Boris Johnson resists calls for windfall tax amid warnings of £1,000 hike in energy bills

ScottishPower boss says current support ‘nowhere near enough’ to cushion blow for households

Andrew Woodcock
Political Editor
Monday 09 May 2022 13:47
Comments
<p>Gas prices soared from the beginning of April (Steve Parsons/PA)</p>

Gas prices soared from the beginning of April (Steve Parsons/PA)

Boris Johnson is continuing to resist pressure for a windfall tax on energy firms, amid predictions that millions of families could face a further hike of almost £1,000 in bills this autumn.

ScottishPower boss Keith Anderson said average household bills were likely to leap from £1,971 to as much as £2,900 in October when regulator Ofgem next reviews the price cap.

And he said that the government’s current offer of a £200 loan to help households tide over was “not going to be anywhere near enough” to cushion the blow, which follows an average increase of almost £700 in combined electricity and gas prices in April.

Downing Street confirmed that the government is expecting further increases in the autumn, but refused to say whether it accepted Mr Anderson’s figures.

“I think it’s fair to say that we do expect there to be further increases later in the year,” said Mr Johnson’s official spokesperson.

“The chancellor has talked about that, and has made clear that we will look to do what we can to help with energy bills in the autumn when we know more about what prices will be.”

“Given what’s going to happen in October, we think that urgent action is required to put in place a mechanism to support customers through this period,” he said.

“You require a sum of about £1,000 to start bringing bills back closer not to where they used to be, but closer to where it’s realistic to expect people to be able to pay them.”

He called for “targeted” support for the most vulnerable customers. This could be for customers with pre-payment meters, those on Universal Credit, or those eligible for the warm home discount.

He said the Government’s plan to give each household £200 towards their energy bill – a sum that will need to be paid back – will be insufficient.

“Our view is clearly now this £200 is not going to be anywhere near enough,” he said.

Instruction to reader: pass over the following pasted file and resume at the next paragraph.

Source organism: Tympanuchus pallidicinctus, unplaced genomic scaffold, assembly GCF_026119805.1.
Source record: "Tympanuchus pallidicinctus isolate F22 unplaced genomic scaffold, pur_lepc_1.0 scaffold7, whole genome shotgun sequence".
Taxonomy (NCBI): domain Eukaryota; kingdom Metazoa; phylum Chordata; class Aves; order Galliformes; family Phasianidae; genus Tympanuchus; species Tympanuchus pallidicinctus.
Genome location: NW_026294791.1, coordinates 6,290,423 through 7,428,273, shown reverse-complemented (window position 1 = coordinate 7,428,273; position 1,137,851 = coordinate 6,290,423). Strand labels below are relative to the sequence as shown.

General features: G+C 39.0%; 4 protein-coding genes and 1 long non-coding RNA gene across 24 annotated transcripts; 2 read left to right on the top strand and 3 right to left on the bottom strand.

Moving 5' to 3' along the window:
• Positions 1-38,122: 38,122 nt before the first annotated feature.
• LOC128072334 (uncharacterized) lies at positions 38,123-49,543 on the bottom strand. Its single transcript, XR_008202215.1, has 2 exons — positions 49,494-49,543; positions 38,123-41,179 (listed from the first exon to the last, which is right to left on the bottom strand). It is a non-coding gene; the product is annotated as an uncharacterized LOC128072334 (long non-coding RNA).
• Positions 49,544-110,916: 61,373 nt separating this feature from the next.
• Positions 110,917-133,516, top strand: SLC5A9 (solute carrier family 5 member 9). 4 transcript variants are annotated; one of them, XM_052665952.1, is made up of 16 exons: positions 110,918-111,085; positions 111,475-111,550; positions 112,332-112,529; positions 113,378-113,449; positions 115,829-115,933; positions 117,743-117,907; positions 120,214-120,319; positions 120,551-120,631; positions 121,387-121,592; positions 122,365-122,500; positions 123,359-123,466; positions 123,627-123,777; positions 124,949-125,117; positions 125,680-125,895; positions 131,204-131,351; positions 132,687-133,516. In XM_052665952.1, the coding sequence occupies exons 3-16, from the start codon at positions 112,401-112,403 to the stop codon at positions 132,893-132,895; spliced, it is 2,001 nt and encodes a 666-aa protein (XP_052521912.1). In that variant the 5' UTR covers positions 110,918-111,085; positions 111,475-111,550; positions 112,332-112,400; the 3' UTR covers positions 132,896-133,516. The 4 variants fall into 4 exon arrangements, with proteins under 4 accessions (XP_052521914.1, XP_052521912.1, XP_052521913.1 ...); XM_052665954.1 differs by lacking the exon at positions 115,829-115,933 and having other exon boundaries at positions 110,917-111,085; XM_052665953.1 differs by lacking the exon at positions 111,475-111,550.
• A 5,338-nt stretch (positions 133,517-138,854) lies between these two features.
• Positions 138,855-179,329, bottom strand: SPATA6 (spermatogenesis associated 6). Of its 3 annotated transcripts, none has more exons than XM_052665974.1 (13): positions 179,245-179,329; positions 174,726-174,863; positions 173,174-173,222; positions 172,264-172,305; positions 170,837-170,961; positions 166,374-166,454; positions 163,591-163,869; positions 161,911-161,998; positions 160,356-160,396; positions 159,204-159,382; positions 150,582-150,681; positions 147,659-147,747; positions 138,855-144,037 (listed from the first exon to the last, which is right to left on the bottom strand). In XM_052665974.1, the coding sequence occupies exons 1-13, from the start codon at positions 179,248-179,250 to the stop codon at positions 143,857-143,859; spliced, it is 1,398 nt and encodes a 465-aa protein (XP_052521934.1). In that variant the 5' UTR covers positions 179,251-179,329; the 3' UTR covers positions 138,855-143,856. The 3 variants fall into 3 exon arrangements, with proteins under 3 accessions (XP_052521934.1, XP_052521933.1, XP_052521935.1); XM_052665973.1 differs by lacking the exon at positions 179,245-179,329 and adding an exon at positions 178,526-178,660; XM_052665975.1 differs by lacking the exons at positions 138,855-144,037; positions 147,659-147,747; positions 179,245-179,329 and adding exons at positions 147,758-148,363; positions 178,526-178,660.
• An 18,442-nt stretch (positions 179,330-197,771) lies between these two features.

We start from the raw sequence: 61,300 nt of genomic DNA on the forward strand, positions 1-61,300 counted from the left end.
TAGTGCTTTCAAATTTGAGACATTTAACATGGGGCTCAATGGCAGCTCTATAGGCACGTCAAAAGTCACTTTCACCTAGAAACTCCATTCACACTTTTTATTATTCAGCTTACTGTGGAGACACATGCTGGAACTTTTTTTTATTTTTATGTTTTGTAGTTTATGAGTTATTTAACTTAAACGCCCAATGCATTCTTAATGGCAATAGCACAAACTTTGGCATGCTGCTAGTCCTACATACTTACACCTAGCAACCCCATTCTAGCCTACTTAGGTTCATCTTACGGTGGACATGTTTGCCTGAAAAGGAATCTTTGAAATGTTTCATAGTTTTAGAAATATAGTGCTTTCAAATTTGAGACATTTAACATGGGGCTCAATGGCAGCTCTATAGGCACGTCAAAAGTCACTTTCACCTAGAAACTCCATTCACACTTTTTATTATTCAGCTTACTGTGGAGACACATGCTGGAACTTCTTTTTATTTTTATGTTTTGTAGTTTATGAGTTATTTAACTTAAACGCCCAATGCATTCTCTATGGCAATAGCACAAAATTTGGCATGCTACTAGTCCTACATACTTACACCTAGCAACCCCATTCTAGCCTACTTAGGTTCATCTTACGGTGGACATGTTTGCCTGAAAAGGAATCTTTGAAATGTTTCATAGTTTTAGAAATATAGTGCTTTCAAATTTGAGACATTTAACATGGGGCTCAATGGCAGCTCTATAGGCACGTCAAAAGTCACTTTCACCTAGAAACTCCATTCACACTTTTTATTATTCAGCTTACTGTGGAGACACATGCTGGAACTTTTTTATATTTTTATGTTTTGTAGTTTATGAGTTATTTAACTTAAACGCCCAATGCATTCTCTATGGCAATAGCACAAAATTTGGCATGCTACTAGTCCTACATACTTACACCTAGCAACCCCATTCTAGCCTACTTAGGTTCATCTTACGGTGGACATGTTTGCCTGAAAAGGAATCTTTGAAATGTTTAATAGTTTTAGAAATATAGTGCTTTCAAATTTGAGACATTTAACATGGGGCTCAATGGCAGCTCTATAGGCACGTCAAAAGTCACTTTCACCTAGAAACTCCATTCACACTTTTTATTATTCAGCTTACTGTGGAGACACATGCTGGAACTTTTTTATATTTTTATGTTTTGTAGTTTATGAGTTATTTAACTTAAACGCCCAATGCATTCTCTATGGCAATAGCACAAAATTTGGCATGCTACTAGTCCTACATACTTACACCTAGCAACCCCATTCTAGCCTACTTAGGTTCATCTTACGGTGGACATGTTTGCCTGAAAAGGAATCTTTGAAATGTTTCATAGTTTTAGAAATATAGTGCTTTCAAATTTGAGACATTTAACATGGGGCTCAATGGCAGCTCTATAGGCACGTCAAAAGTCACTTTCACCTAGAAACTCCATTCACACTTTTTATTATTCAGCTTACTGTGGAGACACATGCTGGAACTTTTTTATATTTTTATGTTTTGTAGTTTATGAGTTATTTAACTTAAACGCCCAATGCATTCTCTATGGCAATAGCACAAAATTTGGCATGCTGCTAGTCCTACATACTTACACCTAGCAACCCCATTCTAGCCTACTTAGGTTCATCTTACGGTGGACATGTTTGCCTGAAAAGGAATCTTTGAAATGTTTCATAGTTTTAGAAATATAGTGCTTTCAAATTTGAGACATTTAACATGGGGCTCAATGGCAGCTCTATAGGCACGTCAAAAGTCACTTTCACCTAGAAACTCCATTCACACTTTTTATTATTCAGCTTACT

“This will take time to implement, and it will take time to agree on the exact format of it … that all needs to be debated, signed, sealed, delivered, designed and agreed by July to allow it to be implemented by October.”

He said there are several different ways for the £1,000 to be funded. It could for instance be added to all household energy bills over the next decade.

Shadow energy secretary Ed Miliband said that Rishi Sunak’s £200 “rebate” on bills, coupled with a £150 cut to council tax for less well-off households, will be “wholly inadequate to meet the scale of needs” as soaring bills hit families’ budgets.

He renewed Labour’s call for a further £600 in assistance, funded by a windfall tax on soaring North Sea incomes, which last week saw BP announce a doubling of its profits in the first three months of the year to £4.9bn.

"As energy bills spiral for working people, this warning is yet another reminder that the government is failing to tackle the cost of living crisis,” said Mr Miliband.

"Energy bills have already risen to their highest level in a generation. Yet instead of offering real support, this government’s ‘buy now, pay later’ loan scheme is wholly inadequate to meet the scale of need.

"And they refuse to implement a windfall tax on the oil and gas producers making record profits, that could fund real support for families. Britain needs a government that is on your side."

But the prime minister’s official spokesperson said: “We want to encourage investment and not to deter it and obviously I wouldn’t speculate but obviously we don’t know what impact would be on raising a windfall tax and whether that additional charge will be passed on to bill-payers.”

The spokesperson said that investment by energy companies in new greener sources of power was vital to rein in future bills.

“We saw them announce billions of pounds to do things which will enable the lower emission oil and gas projects, offshore wind projects, electric vehicle charging infrastructure, carbon capture and storage,” said the PM’s spokesperson.

“Those are vital to the long-term energy security of the UK and to moving away from some of the volatility that’s affecting people’s bills right now.”

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